Food has always been a focal point in my life. Until the age of fourteen, I lived in a lively household with my parents, brother, uncle, aunt, cousin, and grandmother. It was overwhelming at times to say the least, but it wasn’t anything abnormal in South Asian culture. Everyone had their own agenda for the day, but (without wanting to sound too much like a Dolmio or Uncle Ben’s advert) what united our household was coming together at the end of it to have dinner.
That, however, was not where the thought for food stopped. With my grandmother in the house, the esteem of having the matriarch meant that phones were constantly going off, and visitors unexpectedly arriving at the best or worst of times. Again, nothing new to the Indian lifestyle; and a notable reference to make is that a lot of family pride comes from how tight your guests’ trousers are by the time they leave the house. So, yes, much like our guests, food was constantly coming and going out of our kitchen.
Fast forward to university, a lot of students miss their mother’s cooking, myself included. As well as that, I also just missed the hustle and bustle, and familial feeling that came with the cooking process. In these moments, I would get out my little scrapbook of recipes my mother had taught me through the years; the pages covered with miscellaneous stains from the amount of times I’d referenced them despite knowing that when I wanted to know how much garlic to add to a dish I would be met with the words “however much you feel”; and I would feel my family surround me. Of course, I could just FaceTime my mother and get the same feeling, but that’s much less poetic.
When the corona pandemic presented itself as a serious threat to the UK, my first instinct was to cook. At the time, I did not think much of its significance seeing as my tiktok was swarmed with people showcasing their stress-baking of banana bread. But it turns out the phrase “fight or flight” in the twenty-first century was missing the ending, “with food”.
I started documenting my cooking and recipes on my Instagram stories as a little mock series I had entitled “Cooking with Corona”. It was far from serious, and in truth represented a show of British behaviour in using awkward humour as a coping mechanism for anything life throws our way, whether it be an everyday mishap or a global pandemic. Yet, around two months into isolation, and it is still running (equally, if not more than all those people doing 5k for the NHS).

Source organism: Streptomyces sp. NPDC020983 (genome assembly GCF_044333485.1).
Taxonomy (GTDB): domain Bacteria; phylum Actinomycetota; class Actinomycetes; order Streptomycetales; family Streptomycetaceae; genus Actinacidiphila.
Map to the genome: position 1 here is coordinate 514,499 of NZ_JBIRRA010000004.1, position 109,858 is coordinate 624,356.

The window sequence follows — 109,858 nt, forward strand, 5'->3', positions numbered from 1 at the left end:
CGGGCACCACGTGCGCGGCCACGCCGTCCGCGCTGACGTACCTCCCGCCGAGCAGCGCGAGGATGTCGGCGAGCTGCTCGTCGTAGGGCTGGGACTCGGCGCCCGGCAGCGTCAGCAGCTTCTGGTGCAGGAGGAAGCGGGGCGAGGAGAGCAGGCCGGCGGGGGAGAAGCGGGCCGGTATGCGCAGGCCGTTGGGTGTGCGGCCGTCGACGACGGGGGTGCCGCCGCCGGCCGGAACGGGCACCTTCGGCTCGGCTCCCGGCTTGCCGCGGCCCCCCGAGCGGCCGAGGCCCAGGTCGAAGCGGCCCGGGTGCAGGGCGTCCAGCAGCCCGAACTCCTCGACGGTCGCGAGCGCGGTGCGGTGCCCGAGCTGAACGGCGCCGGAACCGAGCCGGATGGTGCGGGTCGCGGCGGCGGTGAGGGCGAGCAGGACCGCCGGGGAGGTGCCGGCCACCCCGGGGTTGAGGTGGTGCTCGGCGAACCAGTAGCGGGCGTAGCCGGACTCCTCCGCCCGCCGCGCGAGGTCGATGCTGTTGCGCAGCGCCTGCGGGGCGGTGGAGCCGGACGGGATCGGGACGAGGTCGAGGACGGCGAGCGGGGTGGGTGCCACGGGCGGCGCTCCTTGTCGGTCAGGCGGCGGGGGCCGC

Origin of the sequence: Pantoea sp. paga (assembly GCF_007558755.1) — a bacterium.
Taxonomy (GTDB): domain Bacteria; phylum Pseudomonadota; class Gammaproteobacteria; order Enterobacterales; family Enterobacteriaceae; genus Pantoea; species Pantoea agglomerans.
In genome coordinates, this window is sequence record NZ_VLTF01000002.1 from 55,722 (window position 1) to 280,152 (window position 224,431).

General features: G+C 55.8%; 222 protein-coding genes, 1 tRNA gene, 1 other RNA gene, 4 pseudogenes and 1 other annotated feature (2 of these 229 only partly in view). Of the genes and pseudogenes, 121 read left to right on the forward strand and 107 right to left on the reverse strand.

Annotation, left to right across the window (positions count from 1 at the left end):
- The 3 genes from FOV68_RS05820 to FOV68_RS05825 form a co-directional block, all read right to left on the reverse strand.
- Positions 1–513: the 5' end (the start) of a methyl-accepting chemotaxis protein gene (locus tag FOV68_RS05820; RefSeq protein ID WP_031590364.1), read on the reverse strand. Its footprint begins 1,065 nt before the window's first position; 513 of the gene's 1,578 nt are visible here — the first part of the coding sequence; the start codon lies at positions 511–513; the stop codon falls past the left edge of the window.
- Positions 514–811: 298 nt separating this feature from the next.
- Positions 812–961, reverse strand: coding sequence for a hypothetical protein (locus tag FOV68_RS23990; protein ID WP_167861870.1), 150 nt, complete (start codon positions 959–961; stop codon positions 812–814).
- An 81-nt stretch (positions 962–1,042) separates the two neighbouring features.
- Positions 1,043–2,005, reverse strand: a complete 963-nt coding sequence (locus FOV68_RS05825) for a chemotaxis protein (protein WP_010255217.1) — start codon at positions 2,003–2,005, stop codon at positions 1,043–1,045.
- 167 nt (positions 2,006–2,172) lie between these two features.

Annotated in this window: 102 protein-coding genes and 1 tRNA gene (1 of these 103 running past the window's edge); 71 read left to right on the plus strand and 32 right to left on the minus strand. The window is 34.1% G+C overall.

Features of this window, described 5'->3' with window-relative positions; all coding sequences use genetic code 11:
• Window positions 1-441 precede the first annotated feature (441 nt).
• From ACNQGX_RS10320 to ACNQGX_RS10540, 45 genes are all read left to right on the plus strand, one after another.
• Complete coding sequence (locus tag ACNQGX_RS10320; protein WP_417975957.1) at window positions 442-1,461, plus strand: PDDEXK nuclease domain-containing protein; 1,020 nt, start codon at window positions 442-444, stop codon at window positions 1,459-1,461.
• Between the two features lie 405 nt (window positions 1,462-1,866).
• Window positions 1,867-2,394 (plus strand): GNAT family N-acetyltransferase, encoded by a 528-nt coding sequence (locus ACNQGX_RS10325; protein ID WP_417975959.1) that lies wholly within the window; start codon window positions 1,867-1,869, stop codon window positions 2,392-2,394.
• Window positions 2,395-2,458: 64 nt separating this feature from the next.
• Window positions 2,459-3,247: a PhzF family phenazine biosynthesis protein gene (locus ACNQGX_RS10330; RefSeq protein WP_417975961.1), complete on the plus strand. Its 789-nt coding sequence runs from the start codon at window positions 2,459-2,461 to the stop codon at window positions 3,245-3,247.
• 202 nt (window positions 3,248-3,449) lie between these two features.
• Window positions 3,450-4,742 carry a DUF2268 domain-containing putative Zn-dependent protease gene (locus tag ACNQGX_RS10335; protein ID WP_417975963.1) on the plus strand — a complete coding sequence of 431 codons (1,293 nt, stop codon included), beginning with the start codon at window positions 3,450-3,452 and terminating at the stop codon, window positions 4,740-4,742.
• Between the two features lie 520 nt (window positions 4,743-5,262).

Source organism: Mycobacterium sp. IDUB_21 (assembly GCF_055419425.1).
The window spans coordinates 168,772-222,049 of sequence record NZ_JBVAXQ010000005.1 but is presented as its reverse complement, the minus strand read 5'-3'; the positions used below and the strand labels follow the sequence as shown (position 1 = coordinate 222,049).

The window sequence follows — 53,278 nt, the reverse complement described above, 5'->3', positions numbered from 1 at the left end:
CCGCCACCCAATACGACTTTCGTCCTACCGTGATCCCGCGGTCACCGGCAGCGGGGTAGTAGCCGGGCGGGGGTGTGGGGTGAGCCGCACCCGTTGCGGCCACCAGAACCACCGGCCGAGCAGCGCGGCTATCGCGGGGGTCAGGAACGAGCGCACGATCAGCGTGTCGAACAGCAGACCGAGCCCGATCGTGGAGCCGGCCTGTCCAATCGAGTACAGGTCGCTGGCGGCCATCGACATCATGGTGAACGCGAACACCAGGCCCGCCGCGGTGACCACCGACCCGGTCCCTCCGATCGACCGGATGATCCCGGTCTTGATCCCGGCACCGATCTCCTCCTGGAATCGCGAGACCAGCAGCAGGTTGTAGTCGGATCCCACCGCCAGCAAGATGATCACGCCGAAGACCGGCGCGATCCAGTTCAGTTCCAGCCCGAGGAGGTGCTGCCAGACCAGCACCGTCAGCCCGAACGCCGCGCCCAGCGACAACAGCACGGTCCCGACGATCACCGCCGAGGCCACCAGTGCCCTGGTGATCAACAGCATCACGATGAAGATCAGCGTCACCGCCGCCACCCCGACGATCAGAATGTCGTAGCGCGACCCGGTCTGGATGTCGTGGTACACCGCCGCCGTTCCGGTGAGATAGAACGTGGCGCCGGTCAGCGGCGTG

The first ‘episode’ (let’s use that word with extremely heavy inverted commas) was all about finding an alternative to the British staple of baked beans. Stocks were running low in the supermarket, so it inspired a creative alternative in which I used red kidney beans and made my own sauce to go along with it. The practical cooking dwindled shortly after, however, and I started showcasing food which I purely enjoyed cooking. This varied from family favourites such as deep pan pizzas, to more controversial dishes such as savoury porridge: which I have since found out is a traditional Scottish dish, so any Edinburgh student who tries to knock it I will argue has simply not embraced Scottish culture.
When I was asked to write about this as my isolation activity, I appreciated how it had managed to resonate with someone else besides my own foolery. As much as my documentation of my cooking has helped me cope with isolation, it has also helped me stay connected with a lot of friends and family; and that cannot mean that it is only me who is benefitting. When people reply to my story to say that the food looks great, or what I said made them laugh, or that I am an embarrassment (in the most loving way possible), I like that it sparks a conversation.
It has surprisingly helped me stay connected with a lot more people than I would have messaged had I not been in isolation. And that’s my silver lining to quarantine.
To an extent, this is why this series has been created. Isolation is, in short, isolating; and whether you are extroverted or introverted, we are creatures of community. With that in mind, we are offering The Student as a platform to keep Edinburgh students together, in spite of being outside of the walls of the institution itself.
People are adapting to isolation in different ways, and hopefully by sharing our stories, we can learn new ways in which we might want to self isolate better; whether that be focused in terms of mental and physical wellbeing, or simply learning a new skill. More importantly, we hope it helps make you feel that little less alone, and acts as a welcome reminder that The Student community is as connected as ever.
Image Credit: Manvir Dobb